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Excerpt: How Robert Wilson Once Staged a Play in Iran That Lasted 168 Hours

This Saturday, October 4, a daylong symposium at Asia Society New York offers a reconsideration of the Shiraz Arts Festival, the major multidisciplinary arts festival that positioned Iran as a worldwide leader in the arts from 1967 to 1977. Host to an eclectic mix of avant-garde and traditional performers from around the world, the Festival showcased such artists as John Cage, Max Roach, Karlheinz Stockhausen, Merce Cunningham and Ravi Shankar alongside Iranian contemporary theater as well as traditional Persian arts such as the Ta'zieh (Persian passion play).

Among the Western theater artists who participated in the Shiraz Arts Festival was the American director Robert Wilson, known for such boundary-pushing works as Einstein at the Beach, his 1976 collaboration with the composer Philip Glass. In 1972, Wilson staged an outdoor performance, "KA MOUNTAIN AND GUARDenia TERRACE: a story about a family and some people changing," over the course of seven days, or 168 hours, at the Shiraz Festival.

In the following piece, which appears in the catalogue for Asia Society Museum's Iran Modern exhibition, Wilson reminisces about how the work came to be and concludes that "I cannot imagine anyone today taking such a risk and commissioning a piece like this."

Iran Modern
Asia Society Museum's landmark exhibition Iran Modern, which runs through January 5, 2014, in New York, focuses on Iranian art created during the three decades leading up to the revolution of 1979. Learn more

I had an idea to do a play that would be performed continuously for seven days, a kind of window to a world where ordinary and extraordinary events could be seen together. One could see the work at 8 a.m., 3 p.m., or midnight, and the play would always be there, a twenty-four-hour clock composed of natural time interrupted by supernatural time. It would be a bit like going to a park where you could daydream, watch clouds change, observe people passing, and even read a book, then suddenly there would appear a prepared stage work combining the real with the surreal....

I first thought to present the work in Persepolis, and so I went to Iran in 1971 to find a location for my proposal. On the way there I visited a garden where seven Sufi poets were buried. After leaving this beautiful oasis, I noticed seven foothills that rose progressively higher. I was immediately attracted to this barren landscape that reminded me of my home state of Texas, with a garden at the base....

I could not possibly write and direct a play that was seven days long, so I created a mega-structure that I divided into hours, with twenty-four segments a day. I worked with an international core group of over 100 people and in the end we had over 700 people participating, including local students, people I had met in the bazaar in Shiraz, and people who lived in the foothills who had never been to Shiraz and did not know man had been to the moon, as well as people I had invited from Latin America, the United States, and the Far East. I wanted to stage large crowd scenes, and so it was suggested that I work with the Iranian army, and I gladly accepted. I divided the play into seven themes over a week. Day one took place on hill one, day two on hill two, so by the seventh day there were activities on all seven hills. The participants were divided into groups and each group had a time slot and that would repeat and run throughout the week....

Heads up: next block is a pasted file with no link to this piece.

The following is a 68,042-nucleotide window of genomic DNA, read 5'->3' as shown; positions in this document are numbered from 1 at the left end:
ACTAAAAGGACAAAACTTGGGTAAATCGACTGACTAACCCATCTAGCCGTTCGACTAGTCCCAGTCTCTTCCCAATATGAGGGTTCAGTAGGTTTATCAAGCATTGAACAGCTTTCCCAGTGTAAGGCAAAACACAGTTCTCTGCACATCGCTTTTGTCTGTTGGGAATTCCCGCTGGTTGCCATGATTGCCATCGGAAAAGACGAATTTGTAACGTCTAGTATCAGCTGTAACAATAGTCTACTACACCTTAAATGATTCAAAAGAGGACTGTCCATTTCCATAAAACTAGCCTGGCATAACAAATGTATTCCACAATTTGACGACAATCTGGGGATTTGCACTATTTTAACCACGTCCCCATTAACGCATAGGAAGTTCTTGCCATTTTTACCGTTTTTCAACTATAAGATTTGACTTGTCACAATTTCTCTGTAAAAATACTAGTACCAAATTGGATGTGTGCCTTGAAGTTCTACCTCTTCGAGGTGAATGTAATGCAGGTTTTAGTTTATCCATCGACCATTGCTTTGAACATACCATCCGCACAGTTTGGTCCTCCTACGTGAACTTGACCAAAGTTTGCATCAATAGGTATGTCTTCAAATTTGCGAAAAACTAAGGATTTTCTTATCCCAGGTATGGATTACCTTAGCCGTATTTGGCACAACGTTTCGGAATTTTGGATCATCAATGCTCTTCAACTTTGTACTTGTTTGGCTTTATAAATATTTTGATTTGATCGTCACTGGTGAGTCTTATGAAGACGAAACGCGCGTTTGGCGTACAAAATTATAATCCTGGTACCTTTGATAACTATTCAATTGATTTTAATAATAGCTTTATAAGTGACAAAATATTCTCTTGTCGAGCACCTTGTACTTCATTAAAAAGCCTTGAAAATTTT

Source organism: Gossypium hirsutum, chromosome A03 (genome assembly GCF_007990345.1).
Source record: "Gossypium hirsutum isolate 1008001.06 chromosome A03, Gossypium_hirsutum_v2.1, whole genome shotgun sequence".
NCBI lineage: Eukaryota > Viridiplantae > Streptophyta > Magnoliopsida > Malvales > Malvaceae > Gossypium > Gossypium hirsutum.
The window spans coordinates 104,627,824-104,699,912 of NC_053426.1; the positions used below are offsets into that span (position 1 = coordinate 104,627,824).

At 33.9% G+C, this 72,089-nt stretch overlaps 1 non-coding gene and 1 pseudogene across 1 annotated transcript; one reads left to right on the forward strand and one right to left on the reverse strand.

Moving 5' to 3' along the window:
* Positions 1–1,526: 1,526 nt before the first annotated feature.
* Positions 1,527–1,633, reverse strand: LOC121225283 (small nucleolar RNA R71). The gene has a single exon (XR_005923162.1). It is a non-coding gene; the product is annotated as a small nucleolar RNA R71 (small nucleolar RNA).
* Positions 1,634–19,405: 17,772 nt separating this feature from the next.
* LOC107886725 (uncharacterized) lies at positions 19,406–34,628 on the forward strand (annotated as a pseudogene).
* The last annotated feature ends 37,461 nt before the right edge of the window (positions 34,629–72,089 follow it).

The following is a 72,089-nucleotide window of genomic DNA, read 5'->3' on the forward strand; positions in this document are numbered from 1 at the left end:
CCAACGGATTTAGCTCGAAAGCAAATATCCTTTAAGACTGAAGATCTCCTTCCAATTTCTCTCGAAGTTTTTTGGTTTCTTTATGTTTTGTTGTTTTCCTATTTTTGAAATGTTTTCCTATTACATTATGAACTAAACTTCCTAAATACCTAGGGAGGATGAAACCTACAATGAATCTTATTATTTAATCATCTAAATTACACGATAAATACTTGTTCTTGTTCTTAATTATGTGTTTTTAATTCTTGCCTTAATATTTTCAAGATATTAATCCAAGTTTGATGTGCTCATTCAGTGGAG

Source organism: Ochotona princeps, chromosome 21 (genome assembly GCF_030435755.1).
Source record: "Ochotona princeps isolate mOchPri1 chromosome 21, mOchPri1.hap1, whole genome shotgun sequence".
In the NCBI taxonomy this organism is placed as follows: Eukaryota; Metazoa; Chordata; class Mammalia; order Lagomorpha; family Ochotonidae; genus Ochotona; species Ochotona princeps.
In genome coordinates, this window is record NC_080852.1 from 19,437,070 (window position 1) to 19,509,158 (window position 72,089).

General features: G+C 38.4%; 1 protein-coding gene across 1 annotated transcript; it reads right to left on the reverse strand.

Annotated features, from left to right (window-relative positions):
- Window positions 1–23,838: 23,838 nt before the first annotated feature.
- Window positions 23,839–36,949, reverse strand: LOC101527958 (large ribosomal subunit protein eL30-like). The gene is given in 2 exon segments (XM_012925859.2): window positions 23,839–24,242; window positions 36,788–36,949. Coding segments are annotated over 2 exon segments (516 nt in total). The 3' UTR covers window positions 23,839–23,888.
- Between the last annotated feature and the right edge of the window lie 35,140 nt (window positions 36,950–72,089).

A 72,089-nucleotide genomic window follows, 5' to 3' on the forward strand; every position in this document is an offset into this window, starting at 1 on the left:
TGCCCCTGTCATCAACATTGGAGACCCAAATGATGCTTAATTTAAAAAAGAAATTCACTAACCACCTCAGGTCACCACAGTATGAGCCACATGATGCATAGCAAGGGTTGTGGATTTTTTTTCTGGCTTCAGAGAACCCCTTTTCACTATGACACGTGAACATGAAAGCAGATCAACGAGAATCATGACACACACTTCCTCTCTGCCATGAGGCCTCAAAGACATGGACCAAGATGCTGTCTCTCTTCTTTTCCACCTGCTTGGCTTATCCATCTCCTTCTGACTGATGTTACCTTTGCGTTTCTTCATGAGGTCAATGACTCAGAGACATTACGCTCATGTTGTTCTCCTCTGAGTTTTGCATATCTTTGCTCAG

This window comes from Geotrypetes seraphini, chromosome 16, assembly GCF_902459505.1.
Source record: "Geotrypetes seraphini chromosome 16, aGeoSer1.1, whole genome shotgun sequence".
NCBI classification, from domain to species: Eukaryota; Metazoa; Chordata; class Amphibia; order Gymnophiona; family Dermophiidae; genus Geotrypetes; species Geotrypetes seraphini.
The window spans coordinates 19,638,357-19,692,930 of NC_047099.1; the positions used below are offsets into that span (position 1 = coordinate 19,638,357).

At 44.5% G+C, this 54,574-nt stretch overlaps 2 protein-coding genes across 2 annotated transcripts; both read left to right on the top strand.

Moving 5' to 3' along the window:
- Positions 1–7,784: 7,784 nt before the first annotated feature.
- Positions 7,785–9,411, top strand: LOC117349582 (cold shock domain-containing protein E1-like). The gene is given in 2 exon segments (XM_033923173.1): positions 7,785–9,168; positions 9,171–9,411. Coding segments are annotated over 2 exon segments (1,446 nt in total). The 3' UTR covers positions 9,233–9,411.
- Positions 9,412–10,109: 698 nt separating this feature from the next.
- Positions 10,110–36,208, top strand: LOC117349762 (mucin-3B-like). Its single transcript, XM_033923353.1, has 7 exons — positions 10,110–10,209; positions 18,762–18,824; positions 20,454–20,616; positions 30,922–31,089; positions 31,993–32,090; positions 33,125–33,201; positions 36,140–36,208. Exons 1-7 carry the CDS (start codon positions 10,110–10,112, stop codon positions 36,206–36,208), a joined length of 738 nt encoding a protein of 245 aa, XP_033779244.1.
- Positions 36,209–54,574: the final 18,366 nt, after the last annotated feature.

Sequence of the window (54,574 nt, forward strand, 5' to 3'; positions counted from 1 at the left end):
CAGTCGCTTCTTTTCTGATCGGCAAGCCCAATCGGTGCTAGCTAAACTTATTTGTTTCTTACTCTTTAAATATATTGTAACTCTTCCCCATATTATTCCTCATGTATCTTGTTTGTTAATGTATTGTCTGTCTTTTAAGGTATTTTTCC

At the base of the first hill I erected a sort of tower of Babel that had seven levels. Walking up this scaffolding structure, one could sit and converse with a wide range of people: artists, housewives, teachers, scholars, shepherds, etc. People were talking about anything and everything: politics, art, how to make a pizza, and how to build a house. There was an elderly storyteller from the bazaar telling stories from the past and a housewife from New Jersey conversing with local women from the city of Shiraz. It was a real cross-cultural view of the East and West. The entire seven-day play brought together a mix of extraordinary people. There were some with formal education and some with no education. Looking back at it now I think this was the most interesting aspect of the work. I cannot imagine anyone today taking such a risk and commissioning a piece like this. There was no censorship, no one telling me I could not do what we did....

I often think of this work as a cross-section of people with very different political, religious, social, and cultural backgrounds working together for an event that would happen only once, like a shooting star. We were like a large family evolving.

Excerpted from "KA MOUNTAIN AND GUARDenia TERRACE: a story about a family and SOME people changing, a 168-hour play for the 1972 Festival of Shiraz" by Robert Wilson, in the catalogue accompanying Asia Society Museum's exhibition Iran Modern, on view through January 5, 2014.

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